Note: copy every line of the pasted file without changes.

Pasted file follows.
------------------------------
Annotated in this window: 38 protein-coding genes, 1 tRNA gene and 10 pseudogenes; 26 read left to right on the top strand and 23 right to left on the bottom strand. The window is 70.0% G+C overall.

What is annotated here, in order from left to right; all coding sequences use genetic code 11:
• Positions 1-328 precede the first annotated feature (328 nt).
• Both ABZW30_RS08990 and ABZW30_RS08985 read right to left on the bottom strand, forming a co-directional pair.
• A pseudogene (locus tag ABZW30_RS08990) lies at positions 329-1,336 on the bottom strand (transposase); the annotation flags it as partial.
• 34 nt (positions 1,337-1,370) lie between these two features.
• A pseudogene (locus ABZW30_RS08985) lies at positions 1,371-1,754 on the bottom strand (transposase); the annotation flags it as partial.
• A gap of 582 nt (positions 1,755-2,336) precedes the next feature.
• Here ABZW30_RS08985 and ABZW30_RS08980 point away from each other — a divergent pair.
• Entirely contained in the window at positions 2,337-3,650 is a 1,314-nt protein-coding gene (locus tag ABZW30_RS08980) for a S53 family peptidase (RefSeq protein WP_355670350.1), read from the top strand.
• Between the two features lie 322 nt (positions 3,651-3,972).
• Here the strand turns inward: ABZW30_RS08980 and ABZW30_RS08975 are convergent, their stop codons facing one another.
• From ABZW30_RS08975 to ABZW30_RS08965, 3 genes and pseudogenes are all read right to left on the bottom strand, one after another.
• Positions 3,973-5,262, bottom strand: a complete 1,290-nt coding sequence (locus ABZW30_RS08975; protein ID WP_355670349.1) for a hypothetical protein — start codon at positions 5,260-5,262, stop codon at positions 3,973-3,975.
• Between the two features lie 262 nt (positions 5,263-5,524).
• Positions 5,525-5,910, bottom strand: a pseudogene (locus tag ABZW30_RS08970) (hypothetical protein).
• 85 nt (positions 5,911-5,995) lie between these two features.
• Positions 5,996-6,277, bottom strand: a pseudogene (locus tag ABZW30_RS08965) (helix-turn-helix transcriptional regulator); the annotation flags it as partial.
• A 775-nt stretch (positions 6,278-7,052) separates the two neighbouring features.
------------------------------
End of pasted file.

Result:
Annotated in this window: 38 protein-coding genes, 1 tRNA gene and 10 pseudogenes; 26 read left to right on the top strand and 23 right to left on the bottom strand. The window is 70.0% G+C overall.

What is annotated here, in order from left to right; all coding sequences use genetic code 11:
• Positions 1-328 precede the first annotated feature (328 nt).
• Both ABZW30_RS08990 and ABZW30_RS08985 read right to left on the bottom strand, forming a co-directional pair.
• A pseudogene (locus tag ABZW30_RS08990) lies at positions 329-1,336 on the bottom strand (transposase); the annotation flags it as partial.
• 34 nt (positions 1,337-1,370) lie between these two features.
• A pseudogene (locus ABZW30_RS08985) lies at positions 1,371-1,754 on the bottom strand (transposase); the annotation flags it as partial.
• A gap of 582 nt (positions 1,755-2,336) precedes the next feature.
• Here ABZW30_RS08985 and ABZW30_RS08980 point away from each other — a divergent pair.
• Entirely contained in the window at positions 2,337-3,650 is a 1,314-nt protein-coding gene (locus tag ABZW30_RS08980) for a S53 family peptidase (RefSeq protein WP_355670350.1), read from the top strand.
• Between the two features lie 322 nt (positions 3,651-3,972).
• Here the strand turns inward: ABZW30_RS08980 and ABZW30_RS08975 are convergent, their stop codons facing one another.
• From ABZW30_RS08975 to ABZW30_RS08965, 3 genes and pseudogenes are all read right to left on the bottom strand, one after another.
• Positions 3,973-5,262, bottom strand: a complete 1,290-nt coding sequence (locus ABZW30_RS08975; protein ID WP_355670349.1) for a hypothetical protein — start codon at positions 5,260-5,262, stop codon at positions 3,973-3,975.
• Between the two features lie 262 nt (positions 5,263-5,524).
• Positions 5,525-5,910, bottom strand: a pseudogene (locus tag ABZW30_RS08970) (hypothetical protein).
• 85 nt (positions 5,911-5,995) lie between these two features.
• Positions 5,996-6,277, bottom strand: a pseudogene (locus tag ABZW30_RS08965) (helix-turn-helix transcriptional regulator); the annotation flags it as partial.
• A 775-nt stretch (positions 6,278-7,052) separates the two neighbouring features.